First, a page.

|Publication number||US9259515 B2|
|Application number||US 12/101,041|
|Publication date||Feb 16, 2016|
|Filing date||Apr 10, 2008|
|Priority date||Apr 10, 2008|
|Also published as||US20090259297, WO2009126479A2, WO2009126479A3|
|Publication number||101041, 12101041, US 9259515 B2, US 9259515B2, US-B2-9259515, US9259515 B2, US9259515B2|
|Original Assignee||Abbott Cardiovascular Systems Inc.|
|Export Citation||BiBTeX, EndNote, RefMan|
|Patent Citations (89), Non-Patent Citations (23), Classifications (11), Legal Events (1)|
|External Links: USPTO, USPTO Assignment, Espacenet|
1. Field of the Invention
This invention relates to implantable medical devices fabricated from biodegradable polymers and methods of fabricating such implantable medical devices. In particular, the invention relates to polymers with radiopaque groups grafted to the polymer.
2. Description of the State of the Art
This invention relates to radially expandable endoprostheses, which are adapted to be implanted in a bodily lumen. An “endoprosthesis” corresponds to an artificial device that is placed inside the body. A “lumen” refers to a cavity of a tubular organ such as a blood vessel.
A stent is an example of such an endoprosthesis. Stents are generally cylindrically shaped devices, which function to hold open and sometimes expand a segment of a blood vessel or other anatomical lumen such as urinary tracts and bile ducts. Stents are often used in the treatment of atherosclerotic stenosis in blood vessels. “Stenosis” refers to a narrowing or constriction of the diameter of a bodily passage or orifice. In such treatments, stents reinforce body vessels and prevent restenosis following angioplasty in the vascular system. “Restenosis” refers to the reoccurrence of stenosis in a blood vessel or heart valve after it has been treated (as by balloon angioplasty, stenting, or valvuloplasty) with apparent success.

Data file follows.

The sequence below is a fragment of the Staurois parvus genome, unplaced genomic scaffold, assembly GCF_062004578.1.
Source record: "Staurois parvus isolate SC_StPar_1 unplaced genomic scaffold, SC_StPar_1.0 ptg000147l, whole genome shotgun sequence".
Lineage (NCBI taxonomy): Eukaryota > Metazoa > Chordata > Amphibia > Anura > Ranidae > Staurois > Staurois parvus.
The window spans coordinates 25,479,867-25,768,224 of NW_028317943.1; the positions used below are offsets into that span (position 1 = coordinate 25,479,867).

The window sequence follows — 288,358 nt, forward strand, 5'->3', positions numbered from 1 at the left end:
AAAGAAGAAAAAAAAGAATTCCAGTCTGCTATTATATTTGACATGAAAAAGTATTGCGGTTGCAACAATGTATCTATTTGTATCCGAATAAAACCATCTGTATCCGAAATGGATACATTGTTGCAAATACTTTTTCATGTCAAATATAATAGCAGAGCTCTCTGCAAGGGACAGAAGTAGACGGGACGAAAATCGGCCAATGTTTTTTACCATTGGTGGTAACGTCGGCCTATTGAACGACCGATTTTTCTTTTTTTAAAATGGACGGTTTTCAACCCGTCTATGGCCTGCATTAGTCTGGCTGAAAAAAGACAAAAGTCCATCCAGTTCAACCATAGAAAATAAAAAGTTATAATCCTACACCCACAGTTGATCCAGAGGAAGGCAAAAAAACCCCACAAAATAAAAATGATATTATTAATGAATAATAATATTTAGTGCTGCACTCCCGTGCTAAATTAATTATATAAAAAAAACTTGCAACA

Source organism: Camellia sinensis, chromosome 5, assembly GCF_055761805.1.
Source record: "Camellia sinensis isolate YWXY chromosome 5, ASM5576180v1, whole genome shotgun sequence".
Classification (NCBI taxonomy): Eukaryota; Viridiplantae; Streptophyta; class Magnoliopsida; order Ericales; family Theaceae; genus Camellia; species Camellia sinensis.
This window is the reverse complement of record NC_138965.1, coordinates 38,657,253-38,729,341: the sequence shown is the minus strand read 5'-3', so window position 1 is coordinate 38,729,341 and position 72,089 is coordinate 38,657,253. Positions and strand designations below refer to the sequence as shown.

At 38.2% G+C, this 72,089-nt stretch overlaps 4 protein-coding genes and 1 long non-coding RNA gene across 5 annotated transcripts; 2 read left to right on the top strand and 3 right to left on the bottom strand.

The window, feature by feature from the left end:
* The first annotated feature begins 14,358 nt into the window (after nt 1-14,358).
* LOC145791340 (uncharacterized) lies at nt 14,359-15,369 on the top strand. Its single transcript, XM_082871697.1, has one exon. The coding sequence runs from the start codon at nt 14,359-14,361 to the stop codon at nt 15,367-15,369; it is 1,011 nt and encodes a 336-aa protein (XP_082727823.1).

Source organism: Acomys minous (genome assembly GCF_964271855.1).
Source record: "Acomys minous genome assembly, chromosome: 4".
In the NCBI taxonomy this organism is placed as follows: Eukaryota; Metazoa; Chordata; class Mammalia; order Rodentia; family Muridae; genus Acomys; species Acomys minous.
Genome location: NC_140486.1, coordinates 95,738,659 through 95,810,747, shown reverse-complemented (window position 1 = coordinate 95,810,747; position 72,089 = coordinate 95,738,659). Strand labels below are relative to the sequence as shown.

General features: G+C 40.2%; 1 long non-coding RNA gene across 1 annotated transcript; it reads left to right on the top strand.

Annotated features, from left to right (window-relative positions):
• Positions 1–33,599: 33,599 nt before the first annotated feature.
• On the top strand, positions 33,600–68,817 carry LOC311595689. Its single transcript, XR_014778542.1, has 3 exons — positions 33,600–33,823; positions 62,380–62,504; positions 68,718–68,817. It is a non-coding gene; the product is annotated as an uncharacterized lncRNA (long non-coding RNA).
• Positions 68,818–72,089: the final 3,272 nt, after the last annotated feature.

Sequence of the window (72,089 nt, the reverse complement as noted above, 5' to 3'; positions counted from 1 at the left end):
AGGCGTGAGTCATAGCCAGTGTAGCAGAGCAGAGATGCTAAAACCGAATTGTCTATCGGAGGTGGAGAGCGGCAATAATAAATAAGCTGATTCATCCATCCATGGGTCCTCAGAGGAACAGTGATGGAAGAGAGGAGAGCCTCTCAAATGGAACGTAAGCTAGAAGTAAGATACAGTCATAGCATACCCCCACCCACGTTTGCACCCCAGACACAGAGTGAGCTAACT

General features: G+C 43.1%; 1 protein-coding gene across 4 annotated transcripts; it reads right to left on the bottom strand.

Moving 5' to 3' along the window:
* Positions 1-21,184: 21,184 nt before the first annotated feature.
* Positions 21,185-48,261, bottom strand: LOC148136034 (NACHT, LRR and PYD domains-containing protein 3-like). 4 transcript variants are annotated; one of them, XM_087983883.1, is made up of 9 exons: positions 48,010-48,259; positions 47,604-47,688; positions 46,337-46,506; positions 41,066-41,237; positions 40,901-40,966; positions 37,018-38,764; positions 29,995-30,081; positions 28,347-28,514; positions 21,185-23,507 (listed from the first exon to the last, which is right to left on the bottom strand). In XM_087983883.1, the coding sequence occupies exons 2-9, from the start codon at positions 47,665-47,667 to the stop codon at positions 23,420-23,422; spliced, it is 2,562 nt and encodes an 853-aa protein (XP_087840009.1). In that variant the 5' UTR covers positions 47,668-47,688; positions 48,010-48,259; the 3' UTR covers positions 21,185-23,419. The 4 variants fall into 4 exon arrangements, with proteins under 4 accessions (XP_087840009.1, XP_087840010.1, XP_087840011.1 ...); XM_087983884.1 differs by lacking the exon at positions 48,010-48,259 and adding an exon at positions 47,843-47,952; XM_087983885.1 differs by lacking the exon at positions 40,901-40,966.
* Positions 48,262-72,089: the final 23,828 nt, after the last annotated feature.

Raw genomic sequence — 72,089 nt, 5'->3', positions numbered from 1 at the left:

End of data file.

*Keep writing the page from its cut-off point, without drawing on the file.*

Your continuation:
The treatment of a diseased site or lesion with a stent involves both delivery and deployment of the stent, “Delivery” refers to introducing and transporting the stent through a bodily lumen to a region, such as a lesion, in a vessel that requires treatment. “Deployment” corresponds to the expanding of the stent within the lumen at the treatment region. Delivery and deployment of a stent are accomplished by positioning the stent about one end of a catheter, inserting the end of the catheter through the skin into a bodily lumen, advancing the catheter in the bodily lumen to a desired treatment location, expanding the stent at the treatment location, and removing the catheter from the lumen. The stent may be visualized during delivery and deployment using X-Ray fluoroscopy if it contains radiopaque materials.
In the case of a balloon expandable stent, the stent is mounted about a balloon disposed on the catheter. Mounting the stent typically involves compressing or crimping the stent onto the balloon. The stent is then expanded by inflating the balloon. The balloon may then be deflated and the catheter withdrawn. In the case of a self-expanding stent, the stent may be secured to the catheter via a constraining member such as a retractable sheath or a sock. When the stent is in a desired bodily location, the sheath may be withdrawn which allows the stent to self-expand.
The stent must be able to satisfy a number of mechanical requirements. First, the stent must be capable of withstanding the structural loads, namely radial compressive forces, imposed on the stent as it supports the walls of a vessel. Therefore, a stent must possess adequate radial strength. Radial strength, which is the ability of a stent to resist radial compressive forces, is due to strength and rigidity around a circumferential direction of the stent. Radial strength and rigidity, therefore, may also be described as, hoop or circumferential strength and rigidity.
Once expanded, the stent must adequately maintain its size and shape throughout its service life despite the various forces that may come to bear on it, including the cyclic loading induced by the beating heart. For example, a radially directed force may tend to cause a stent to recoil inward. Generally, it is desirable to minimize recoil. In addition, the stent must possess sufficient flexibility to allow for crimping, expansion, and cyclic loading. Longitudinal flexibility is important to allow the stent to be maneuvered through a tortuous vascular path and to enable it to conform to a deployment site that may not be linear or may be subject to flexure. Finally, the stent must be biocompatible so as not to trigger any adverse vascular responses.